Freddie Laker who helped pioneer low-cost flights in the 1970s bore the full brunt of this drag. Virgin had its wings clipped several times. Rod Eddington, the former CEO of British Airways who also ran Cathay Pacific and Ansett, wrestled with change, often at the losing end. The BBC reported in early 2000 that BA staff absenteeism was a staggering 16.7 days. Says Nawal Taneja, author of Simpli-Flying, “The problem for culture change is that you have to see death right between the eyes before impetus to change becomes strong enough.” For many legacy carriers this has been too little too late.

Hats off then to AirAsia’s livewire Tony Fernades who habitually hands out free seats by the thousands, bedevilling full-service airlines, and the whimsically outspoken Michael O’Leary of RyanAir who now wishes to charge passengers for toilets and was famously quoted as saying, “If someone wanted to pay £5 to go to the toilet I would carry them myself. I would wipe their bums for a fiver.” Affable budget carrier Southwest Airlines in the US has developed into a model concern where coveted jobs are scarce as dragon’s teeth. Is anyone applying to Delta?

The Rolls-Royce Trent 900 and the General Electric GE GP7200 engines produce a staggering 76,000lbs of thrust to power the A380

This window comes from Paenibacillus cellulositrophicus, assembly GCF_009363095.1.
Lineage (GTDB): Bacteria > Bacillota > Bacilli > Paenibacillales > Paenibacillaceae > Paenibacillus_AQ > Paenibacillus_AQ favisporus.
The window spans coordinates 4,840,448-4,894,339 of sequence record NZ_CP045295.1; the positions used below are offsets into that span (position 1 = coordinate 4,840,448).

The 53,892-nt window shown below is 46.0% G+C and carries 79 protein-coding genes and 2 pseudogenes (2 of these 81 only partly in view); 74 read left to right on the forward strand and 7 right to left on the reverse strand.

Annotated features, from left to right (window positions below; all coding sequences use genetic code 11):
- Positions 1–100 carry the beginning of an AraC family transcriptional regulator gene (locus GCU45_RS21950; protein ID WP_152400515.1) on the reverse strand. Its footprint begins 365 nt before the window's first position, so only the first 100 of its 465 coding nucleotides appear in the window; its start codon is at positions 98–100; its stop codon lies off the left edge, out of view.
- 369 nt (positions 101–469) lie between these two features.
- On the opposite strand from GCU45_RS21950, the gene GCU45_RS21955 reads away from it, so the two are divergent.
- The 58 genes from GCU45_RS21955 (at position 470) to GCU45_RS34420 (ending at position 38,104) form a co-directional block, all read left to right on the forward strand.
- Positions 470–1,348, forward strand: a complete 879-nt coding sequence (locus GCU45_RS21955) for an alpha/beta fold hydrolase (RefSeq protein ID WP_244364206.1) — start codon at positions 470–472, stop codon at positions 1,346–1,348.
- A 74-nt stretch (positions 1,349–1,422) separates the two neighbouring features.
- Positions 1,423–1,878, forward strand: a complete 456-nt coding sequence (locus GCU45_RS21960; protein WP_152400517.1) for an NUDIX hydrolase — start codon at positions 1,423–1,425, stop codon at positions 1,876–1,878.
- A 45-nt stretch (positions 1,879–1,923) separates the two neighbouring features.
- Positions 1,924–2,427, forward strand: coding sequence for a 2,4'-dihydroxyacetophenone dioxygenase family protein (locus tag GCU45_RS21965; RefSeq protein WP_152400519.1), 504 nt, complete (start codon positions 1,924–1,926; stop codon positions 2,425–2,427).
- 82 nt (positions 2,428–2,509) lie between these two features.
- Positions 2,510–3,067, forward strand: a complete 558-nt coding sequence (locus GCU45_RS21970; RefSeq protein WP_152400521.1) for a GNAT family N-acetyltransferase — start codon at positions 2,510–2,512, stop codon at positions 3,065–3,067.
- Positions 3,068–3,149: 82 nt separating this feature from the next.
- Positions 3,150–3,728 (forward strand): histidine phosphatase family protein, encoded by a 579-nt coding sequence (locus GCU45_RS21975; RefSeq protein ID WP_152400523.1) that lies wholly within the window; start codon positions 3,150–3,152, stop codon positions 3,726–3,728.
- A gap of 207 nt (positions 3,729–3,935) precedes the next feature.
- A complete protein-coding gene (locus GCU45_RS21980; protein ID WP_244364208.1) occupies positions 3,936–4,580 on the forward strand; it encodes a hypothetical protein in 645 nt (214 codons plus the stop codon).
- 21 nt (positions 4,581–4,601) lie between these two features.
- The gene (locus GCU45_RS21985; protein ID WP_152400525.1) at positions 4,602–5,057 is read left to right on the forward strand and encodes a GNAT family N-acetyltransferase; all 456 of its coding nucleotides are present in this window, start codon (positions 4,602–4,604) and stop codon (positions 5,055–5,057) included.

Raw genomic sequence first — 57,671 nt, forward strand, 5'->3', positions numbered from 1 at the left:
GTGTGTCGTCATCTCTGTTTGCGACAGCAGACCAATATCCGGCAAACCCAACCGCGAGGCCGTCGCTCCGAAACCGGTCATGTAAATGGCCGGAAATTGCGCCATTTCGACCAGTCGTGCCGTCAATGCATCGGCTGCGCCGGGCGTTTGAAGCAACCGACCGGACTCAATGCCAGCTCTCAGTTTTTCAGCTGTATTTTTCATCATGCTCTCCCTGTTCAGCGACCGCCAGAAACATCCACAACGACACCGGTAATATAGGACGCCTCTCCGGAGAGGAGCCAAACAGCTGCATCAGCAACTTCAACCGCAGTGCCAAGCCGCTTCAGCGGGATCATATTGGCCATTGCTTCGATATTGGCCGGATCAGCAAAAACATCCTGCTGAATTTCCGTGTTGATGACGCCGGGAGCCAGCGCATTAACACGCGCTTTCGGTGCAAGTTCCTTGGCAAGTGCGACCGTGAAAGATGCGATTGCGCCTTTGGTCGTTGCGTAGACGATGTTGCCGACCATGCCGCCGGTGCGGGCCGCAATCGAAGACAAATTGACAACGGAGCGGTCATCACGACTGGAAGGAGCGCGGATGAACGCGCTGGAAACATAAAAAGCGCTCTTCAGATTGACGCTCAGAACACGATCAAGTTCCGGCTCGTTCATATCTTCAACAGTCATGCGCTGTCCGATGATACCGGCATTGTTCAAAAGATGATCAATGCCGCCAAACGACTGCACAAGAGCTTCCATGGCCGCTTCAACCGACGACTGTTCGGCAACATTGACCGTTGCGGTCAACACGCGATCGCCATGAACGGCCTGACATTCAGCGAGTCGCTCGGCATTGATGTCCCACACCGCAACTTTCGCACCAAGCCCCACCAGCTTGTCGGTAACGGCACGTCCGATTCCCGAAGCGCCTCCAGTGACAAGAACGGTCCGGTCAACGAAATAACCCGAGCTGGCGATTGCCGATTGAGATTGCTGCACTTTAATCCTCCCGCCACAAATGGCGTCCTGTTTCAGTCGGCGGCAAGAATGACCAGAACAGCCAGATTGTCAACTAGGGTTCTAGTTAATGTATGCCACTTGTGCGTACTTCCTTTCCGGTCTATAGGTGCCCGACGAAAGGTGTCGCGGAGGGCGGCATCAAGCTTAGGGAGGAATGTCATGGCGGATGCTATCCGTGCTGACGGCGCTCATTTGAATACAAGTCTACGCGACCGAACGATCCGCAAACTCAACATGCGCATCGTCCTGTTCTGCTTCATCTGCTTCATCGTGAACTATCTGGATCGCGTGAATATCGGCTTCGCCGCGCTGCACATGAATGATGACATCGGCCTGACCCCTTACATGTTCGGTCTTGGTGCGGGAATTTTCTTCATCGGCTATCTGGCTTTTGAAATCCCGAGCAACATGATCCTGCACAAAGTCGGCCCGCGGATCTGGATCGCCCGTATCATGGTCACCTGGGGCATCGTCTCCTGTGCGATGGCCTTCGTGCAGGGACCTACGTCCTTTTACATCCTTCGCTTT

Low cost – with or without toilet fees – is here to stay. It is a misconception, fuelled by febrile or uninformed airline PR, that fuel is the only cost determinant of an airline ticket. Far from it. Fuel has come into the picture only when the price of oil has skyrocketed or when fuel hedging has gone awry. The major components of the ticket price for a three-hour regional flight are largely airport security and tax, operating cost and lease rental for the plane, depreciation, staff cost, landing fees, and airline fuel (which fluctuates between 20 to 30 percent).

Fuel is less of a worry today than it was in Orville Wright’s magnificent 1903 12-second heroics. Jet engine reliability, lower maintenance costs, fewer in-flight shutdowns (IFSD) and massive increases in thrust have made it easier to spread out cost over a greater number of flown passengers. New generation aircraft have dramatically reduced the airline Cost per Available Seat Mile (CASM). New aerodynamic designs, winglets, alloys, combi-jets that increase cargo potential, Internet sales distribution, and cheaper secondary airports have all done their bit. In 1950, engines typically produced 5,000 pounds of thrust. Today, the Rolls-Royce Trent 900 and the General Electric GE GP7200 engines produce a staggering 76,000lbs of thrust to power the mammoth A380.

If you like fiddling with numbers, check out Darin Lee’s fuel cost calculator. Prices will continue to come down though long-haul will always be cheaper in terms of cents per mile as short-haul aircraft expend more fuel on multiple take-offs and suffer greater wear and tear through frequent pressurisation and landing cycles. You won’t get a balcony or a coliseum these days, but if you do find an airline chef mincing about the aisle, summon him, smile, and demand that safest and most delectable of in-flight dishes, an instant noodle soup.